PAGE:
Bardzo polecam obejrzenie zbiorów tego museum. Są tam wystawiona sztuka z całego świata. Za dodatkową opłata mozna było obejrzeć specjalną wustawę ze Starożytnej Grecji i wystawę obrazów znanych malarzy ale niestety nie wystarczylo mi czasu na dodatkowe ekspozycje. Muzeum jest ogromne więc dobrze by bylo zarezerować sobie chociaż pół dnia. polecam
The Royal Ontario Museum (ROM, French: Musée royal de l'Ontario) is a museum of art, world culture and natural history in Toronto, Ontario, Canada. It is one of the largest museums in North America and the largest in Canada. It attracts more than one million visitors every year, making the ROM the most-visited museum in Canada. The museum is north of Queen's Park, in the University of Toronto district, with its main entrance on Bloor Street West. Museum subway station is named after the ROM and, since a 2008 renovation, is decorated to resemble the institution's collection.
Such a nice place to see heritage. :) a very clean and well-kept museum.i will surey go back soon
A lot of exhibits in perfect conditions and really well described. The Firsts, Dinosaurs, Oriental, etc.
This museum is beautiful and had tons of history packed inside. Great for all ages, families, or just wandering around on your own.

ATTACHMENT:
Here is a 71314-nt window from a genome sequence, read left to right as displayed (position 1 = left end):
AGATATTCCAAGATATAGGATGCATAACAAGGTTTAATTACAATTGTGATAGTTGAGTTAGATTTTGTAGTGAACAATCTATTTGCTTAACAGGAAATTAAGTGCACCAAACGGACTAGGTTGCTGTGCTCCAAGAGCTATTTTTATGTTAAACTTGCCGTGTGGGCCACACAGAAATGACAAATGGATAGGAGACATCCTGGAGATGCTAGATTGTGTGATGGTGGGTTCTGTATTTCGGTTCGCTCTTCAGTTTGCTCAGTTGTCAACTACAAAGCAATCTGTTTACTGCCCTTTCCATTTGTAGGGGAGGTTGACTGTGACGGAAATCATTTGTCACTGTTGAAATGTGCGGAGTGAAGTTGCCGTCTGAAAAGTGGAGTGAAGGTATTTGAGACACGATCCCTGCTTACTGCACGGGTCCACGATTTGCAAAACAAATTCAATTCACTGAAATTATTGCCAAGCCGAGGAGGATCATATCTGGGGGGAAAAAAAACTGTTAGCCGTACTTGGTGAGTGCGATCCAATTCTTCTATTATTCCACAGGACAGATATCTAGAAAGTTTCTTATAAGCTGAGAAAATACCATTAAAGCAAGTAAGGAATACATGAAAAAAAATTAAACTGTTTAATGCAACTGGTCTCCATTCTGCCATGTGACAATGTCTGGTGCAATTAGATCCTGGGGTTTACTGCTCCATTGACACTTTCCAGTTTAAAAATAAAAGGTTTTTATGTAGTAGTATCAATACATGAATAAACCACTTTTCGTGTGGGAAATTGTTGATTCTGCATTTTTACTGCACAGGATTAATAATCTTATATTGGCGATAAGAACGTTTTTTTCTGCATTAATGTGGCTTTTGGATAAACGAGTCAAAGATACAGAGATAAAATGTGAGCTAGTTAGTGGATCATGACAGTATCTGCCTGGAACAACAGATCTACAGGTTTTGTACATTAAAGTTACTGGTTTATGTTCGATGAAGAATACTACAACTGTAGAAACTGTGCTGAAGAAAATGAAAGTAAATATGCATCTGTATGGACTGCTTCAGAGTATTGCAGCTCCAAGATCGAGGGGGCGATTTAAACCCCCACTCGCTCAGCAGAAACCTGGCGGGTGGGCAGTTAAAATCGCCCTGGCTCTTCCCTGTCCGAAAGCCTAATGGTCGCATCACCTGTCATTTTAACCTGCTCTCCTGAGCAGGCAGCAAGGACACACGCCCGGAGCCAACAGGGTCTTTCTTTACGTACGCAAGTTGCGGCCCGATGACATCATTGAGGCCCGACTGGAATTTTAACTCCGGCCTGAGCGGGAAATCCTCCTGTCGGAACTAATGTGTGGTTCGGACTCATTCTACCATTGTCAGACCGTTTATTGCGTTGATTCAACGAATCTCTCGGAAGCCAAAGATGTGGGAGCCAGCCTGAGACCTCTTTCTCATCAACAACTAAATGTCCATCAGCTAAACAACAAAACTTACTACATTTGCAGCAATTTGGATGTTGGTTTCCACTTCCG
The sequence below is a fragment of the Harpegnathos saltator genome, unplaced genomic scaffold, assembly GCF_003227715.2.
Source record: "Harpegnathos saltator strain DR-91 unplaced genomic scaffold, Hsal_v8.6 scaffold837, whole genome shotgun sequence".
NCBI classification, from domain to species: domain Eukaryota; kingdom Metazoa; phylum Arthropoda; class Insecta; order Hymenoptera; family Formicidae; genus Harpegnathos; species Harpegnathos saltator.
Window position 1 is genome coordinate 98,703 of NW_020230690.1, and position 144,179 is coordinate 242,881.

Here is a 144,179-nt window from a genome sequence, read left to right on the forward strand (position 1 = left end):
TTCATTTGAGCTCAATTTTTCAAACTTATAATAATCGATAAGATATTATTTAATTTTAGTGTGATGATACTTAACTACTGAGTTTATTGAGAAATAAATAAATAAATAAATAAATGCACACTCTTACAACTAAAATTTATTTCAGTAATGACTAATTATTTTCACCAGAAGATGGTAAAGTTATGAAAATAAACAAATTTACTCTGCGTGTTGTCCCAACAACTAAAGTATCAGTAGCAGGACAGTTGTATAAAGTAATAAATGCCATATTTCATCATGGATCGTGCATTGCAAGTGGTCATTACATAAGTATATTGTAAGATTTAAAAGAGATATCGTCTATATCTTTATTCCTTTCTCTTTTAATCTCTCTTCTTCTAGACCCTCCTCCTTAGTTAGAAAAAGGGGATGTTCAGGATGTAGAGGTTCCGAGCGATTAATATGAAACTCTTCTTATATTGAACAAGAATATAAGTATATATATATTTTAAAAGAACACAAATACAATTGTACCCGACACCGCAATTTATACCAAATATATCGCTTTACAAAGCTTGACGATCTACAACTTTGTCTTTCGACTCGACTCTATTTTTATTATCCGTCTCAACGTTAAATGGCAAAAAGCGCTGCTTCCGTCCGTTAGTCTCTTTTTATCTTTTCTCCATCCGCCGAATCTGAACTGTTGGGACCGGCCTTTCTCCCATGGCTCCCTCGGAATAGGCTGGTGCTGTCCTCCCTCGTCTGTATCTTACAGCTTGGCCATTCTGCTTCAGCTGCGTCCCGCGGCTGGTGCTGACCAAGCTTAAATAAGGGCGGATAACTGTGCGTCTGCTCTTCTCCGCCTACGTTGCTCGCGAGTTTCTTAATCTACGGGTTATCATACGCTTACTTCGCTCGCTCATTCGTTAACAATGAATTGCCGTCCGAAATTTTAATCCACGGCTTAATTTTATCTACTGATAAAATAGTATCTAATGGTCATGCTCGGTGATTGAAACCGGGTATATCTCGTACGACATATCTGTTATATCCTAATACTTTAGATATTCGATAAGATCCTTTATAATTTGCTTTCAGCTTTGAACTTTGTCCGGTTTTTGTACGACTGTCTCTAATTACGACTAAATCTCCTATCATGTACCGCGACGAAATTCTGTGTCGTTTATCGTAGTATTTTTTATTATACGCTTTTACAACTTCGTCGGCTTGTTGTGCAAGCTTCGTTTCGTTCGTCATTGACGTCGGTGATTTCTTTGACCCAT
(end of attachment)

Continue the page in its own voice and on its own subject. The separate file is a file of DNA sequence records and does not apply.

I'm not huge into museums, but I love the ROM! They always have fun exhibitions on so it makes the visit interesting!!
The ROM is always a good time as long as you avoid the weekends when it's swarmed by children. Check out the ROM Night Out Friday events!
Such a cute and wonderful place to see and interact with facts. I love it !
Walking along Bloor St. you'd never miss the Royal Ontario Museum's Crystal entrance. Designed by Polish-American architect Daniel Libeskind, it's been a source of contention for Torontonians since it's unveiling. For this guide writer, the Crystal stands as a beautiful architectural accomplishment, melding the old architecture with the new, creating a space that invites curiosity. When you look up you can see the dinosaur exhibit peeking through the facets of the crystal. When you walk inside, you see how deep the crystal goes. It's a fun addition to Toronto's landscape.